5 items from 2014
As a Brit and a lover of cinema, sometimes it’s good to take the time to fully appreciate some home grown talent. I’m a lover of cinema from all over the world, but British cinema can often be overshadowed by American cinema, with its size 14 shoes and imposing figure (and full wallet) it often casts a big shadow over the rest of the world. However we Brits have contributed our fair share of great films and most certainly our fair share of great thespians. Perhaps one of our most successful home grown talents is Maurice Micklewhite (that’s Michael Caine to the layperson).
Caine, one of our most prolific and successful exports has had over 50 years of big screen outings and as well as being hugely successful as a Hollywood character actor, has led a great deal of Britain’s most iconic films. »
- Gary Collinson
This is part 2 (part 1 Here) of an expanded article Clothes on Film editor Christopher Laverty wrote for men’s style resource Mr Porter analysing Michael Caine’s suits in The Italian Job. This post covers all the costumes he wore during the film.
We rejoin Charlie and his ragtag crew at the big meeting when the gang are all introduced to each other. It had to be a Doug Hayward moment and thankfully does not disappoint. In actual fact it is probably Michael Caine’s best fitting suit in the whole movie:
Dark blue worsted wool suit; double breasted jacket, wide peaked lapels, 6 on 2 fastening, slanted hip pockets, ticket pocket, high rear vents; white high collar medium spread shirt with double cuffs; narrow leg trousers; white silk necktie.
Odd to wear a white tie out of formal occasion or evening wear, but it works well as part of the ensemble. »
- Lord Christopher Laverty
Blow The Bloody Doors Off | Al Pacino Season | We Love Wes! | Takeover Film Festival, Glasgow Youth Film Festival
Blow The Bloody Doors Off, London
His was the bespectacled face of swinging London to be sure, but Michael Caine's movies also inspired some of the era's greatest scores. This event, hosted by Phill Jupitus, replays highlights from four of those classic soundtracks, live, for the first time in history: Sonny Rollins's Alfie, John Barry's The Ipcress File, Quincy Jones's The Italian Job and, getting special attention, Roy Budd's Get Carter. The band includes members of Polar Bear, Madness and the Royal Philharmonic Orchestra, and movie clips on screen will complete the nostalgia trip.
Barbican Hall, EC2, Thu
Al Pacino Season, London
To his critics, Pacino is basically Pacino whatever role he's playing, despite all that "method" stuff. But even if you admit that, most actors would »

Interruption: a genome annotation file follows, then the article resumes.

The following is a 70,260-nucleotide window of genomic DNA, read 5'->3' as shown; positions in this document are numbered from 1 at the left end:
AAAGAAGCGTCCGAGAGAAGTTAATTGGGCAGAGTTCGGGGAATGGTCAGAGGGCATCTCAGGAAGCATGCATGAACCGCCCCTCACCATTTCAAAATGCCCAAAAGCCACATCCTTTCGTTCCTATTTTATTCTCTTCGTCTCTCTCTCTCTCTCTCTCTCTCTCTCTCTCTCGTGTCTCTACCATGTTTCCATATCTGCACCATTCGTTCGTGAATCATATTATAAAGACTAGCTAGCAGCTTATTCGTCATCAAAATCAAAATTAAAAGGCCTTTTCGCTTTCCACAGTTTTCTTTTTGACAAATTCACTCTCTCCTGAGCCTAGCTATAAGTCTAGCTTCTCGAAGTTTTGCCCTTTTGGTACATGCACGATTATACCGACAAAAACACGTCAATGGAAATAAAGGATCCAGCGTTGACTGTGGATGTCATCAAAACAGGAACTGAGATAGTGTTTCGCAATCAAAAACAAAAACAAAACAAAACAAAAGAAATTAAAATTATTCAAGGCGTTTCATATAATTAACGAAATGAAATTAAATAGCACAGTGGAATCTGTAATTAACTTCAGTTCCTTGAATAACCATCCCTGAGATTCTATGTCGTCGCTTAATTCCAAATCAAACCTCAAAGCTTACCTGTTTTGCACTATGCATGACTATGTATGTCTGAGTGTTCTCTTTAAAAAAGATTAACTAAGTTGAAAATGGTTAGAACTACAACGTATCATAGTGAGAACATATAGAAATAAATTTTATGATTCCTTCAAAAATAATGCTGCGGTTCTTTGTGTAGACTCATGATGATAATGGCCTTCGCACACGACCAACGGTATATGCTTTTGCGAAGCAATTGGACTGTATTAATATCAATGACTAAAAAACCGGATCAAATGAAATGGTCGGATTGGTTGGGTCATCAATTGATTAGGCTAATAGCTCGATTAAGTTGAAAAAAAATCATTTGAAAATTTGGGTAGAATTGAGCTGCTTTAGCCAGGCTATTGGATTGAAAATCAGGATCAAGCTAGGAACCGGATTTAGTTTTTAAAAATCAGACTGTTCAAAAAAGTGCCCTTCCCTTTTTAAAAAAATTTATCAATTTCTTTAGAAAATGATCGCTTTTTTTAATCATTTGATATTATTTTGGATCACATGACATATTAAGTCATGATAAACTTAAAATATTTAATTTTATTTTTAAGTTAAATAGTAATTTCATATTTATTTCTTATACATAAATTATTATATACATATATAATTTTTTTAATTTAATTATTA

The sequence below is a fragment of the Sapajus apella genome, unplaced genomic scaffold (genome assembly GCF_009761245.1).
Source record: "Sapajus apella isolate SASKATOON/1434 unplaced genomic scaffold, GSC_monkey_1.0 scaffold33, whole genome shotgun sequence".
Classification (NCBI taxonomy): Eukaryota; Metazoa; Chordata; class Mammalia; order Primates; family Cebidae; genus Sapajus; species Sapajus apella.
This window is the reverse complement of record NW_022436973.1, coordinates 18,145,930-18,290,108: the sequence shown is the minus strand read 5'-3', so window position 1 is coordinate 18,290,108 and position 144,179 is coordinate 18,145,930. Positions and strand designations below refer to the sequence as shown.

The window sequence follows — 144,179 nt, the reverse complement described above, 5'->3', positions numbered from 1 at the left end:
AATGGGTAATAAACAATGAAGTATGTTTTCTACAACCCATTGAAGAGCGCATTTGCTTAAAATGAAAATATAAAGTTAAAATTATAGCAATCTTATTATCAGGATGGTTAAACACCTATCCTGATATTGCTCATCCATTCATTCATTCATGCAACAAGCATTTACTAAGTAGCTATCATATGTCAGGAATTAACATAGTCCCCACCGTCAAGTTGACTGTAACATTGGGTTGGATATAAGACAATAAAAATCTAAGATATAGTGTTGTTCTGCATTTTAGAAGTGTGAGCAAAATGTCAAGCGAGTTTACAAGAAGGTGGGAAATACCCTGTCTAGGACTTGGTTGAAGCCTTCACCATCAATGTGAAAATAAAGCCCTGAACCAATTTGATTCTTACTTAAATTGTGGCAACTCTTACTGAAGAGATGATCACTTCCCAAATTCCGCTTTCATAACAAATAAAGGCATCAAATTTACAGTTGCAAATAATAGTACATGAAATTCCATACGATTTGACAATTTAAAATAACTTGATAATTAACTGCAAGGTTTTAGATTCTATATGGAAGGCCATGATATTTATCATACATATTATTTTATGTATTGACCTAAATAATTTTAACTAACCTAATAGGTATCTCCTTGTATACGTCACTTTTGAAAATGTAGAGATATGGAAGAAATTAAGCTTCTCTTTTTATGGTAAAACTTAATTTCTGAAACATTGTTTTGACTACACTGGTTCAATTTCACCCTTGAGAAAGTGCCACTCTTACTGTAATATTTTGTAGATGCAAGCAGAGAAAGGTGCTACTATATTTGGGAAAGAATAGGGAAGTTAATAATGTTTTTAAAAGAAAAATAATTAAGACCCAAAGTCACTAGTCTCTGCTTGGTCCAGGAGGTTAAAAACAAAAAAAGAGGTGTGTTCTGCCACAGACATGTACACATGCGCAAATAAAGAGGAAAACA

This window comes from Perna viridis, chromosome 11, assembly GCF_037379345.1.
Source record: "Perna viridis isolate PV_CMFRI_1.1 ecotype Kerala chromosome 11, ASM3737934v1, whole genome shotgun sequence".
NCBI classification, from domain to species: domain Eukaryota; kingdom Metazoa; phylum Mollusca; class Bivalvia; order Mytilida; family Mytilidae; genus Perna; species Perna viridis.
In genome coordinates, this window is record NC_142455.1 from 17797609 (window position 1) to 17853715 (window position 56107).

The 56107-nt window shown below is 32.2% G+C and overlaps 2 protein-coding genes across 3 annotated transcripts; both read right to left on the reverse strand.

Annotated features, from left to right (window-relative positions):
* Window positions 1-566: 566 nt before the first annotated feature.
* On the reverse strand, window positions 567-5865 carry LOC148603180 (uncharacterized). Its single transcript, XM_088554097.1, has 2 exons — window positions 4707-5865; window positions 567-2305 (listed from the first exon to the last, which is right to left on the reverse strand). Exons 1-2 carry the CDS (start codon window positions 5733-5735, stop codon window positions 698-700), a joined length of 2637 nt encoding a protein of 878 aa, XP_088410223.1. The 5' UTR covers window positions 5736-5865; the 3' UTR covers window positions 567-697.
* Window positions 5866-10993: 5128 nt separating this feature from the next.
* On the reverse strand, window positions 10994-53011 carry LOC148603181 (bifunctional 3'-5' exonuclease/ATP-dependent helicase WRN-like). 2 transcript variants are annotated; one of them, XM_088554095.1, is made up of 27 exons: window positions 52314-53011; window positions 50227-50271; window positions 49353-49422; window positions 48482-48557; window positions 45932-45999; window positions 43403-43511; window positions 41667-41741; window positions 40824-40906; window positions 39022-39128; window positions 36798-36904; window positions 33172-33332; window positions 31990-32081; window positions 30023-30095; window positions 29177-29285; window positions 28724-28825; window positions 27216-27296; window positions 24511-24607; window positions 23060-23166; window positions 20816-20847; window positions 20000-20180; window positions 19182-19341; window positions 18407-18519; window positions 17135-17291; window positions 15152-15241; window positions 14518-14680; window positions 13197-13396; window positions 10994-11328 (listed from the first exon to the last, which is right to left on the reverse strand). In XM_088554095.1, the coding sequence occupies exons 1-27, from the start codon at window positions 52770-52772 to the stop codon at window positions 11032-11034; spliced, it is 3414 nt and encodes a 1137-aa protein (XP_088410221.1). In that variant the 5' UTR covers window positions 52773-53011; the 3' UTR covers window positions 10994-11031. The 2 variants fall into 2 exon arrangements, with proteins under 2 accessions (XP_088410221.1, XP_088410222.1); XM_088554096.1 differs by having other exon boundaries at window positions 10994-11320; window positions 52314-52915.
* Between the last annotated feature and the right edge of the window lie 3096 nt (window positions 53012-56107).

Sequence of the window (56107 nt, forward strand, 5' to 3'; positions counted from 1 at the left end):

- Steve Rose
There is a kind of music in Michael Caine's voice: deceptively flat, barely inflected, emitting just the tiniest glints of detached insolence and laconic menace as it maps the area between the pre-war docklands community of Rotherhithe, his birthplace, and Elephant and Castle, where his family was rehoused in a prefab built on bomb-damaged land not far from the location of Shakespeare's theatres. Few people alive know more about the actor's craft than Caine, none is more gifted in the art of underplaying, and that voice is integral to his virtuosity.
But there is music of a more conventional kind in the films that made him famous – when the former Maurice Micklewhite rather unexpectedly became the model of a new kind of English leading man, »
- Richard Williams
The following is an expanded article Clothes on Film editor Chris Laverty wrote for men’s style resource Mr Porter analysing Michael Caine’s suits in The Italian Job. This post covers all the costumes he wore during the film.
If The Italian Job (1969) needs any introduction at all it might be possible you’ve been in a coma for the past 40 years. It’s so well known and so well loved that were it not for the fact that no-one has really delved into the sartorial details of Michael Caine’s suits there would be nothing left to talk about. As it happens we have spent time studying and researching The Italian Job for this very purpose; we even got in touch with Caine’s original tailor for the film, Douglas Hayward (now just ‘Hayward’ since he sadly died in 2008) to confirm the particulars on those scalpel sharp suits that still make us drool. »
- Lord Christopher Laverty
5 items from 2014
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